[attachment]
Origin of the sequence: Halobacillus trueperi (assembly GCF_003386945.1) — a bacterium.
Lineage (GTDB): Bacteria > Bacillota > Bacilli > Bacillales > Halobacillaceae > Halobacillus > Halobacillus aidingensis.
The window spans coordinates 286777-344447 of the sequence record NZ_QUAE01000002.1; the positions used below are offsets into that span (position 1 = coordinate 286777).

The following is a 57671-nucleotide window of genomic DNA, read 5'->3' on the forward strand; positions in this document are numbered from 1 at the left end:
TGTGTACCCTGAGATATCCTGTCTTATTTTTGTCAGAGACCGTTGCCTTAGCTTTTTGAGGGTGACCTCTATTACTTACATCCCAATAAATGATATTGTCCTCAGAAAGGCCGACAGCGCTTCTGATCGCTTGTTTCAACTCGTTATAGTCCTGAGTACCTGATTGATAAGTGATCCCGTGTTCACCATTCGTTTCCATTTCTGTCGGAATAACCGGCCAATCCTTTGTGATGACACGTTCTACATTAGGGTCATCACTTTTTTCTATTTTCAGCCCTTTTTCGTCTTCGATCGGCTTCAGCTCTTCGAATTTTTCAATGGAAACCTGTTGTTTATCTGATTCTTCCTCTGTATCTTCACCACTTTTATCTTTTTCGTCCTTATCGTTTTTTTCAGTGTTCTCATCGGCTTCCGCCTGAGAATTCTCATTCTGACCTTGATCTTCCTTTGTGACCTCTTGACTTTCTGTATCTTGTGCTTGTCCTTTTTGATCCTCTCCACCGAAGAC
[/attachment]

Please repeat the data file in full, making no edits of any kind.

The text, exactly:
Origin of the sequence: Halobacillus trueperi (assembly GCF_003386945.1) — a bacterium.
Lineage (GTDB): Bacteria > Bacillota > Bacilli > Bacillales > Halobacillaceae > Halobacillus > Halobacillus aidingensis.
The window spans coordinates 286777-344447 of the sequence record NZ_QUAE01000002.1; the positions used below are offsets into that span (position 1 = coordinate 286777).

The following is a 57671-nucleotide window of genomic DNA, read 5'->3' on the forward strand; positions in this document are numbered from 1 at the left end:
TGTGTACCCTGAGATATCCTGTCTTATTTTTGTCAGAGACCGTTGCCTTAGCTTTTTGAGGGTGACCTCTATTACTTACATCCCAATAAATGATATTGTCCTCAGAAAGGCCGACAGCGCTTCTGATCGCTTGTTTCAACTCGTTATAGTCCTGAGTACCTGATTGATAAGTGATCCCGTGTTCACCATTCGTTTCCATTTCTGTCGGAATAACCGGCCAATCCTTTGTGATGACACGTTCTACATTAGGGTCATCACTTTTTTCTATTTTCAGCCCTTTTTCGTCTTCGATCGGCTTCAGCTCTTCGAATTTTTCAATGGAAACCTGTTGTTTATCTGATTCTTCCTCTGTATCTTCACCACTTTTATCTTTTTCGTCCTTATCGTTTTTTTCAGTGTTCTCATCGGCTTCCGCCTGAGAATTCTCATTCTGACCTTGATCTTCCTTTGTGACCTCTTGACTTTCTGTATCTTGTGCTTGTCCTTTTTGATCCTCTCCACCGAAGAC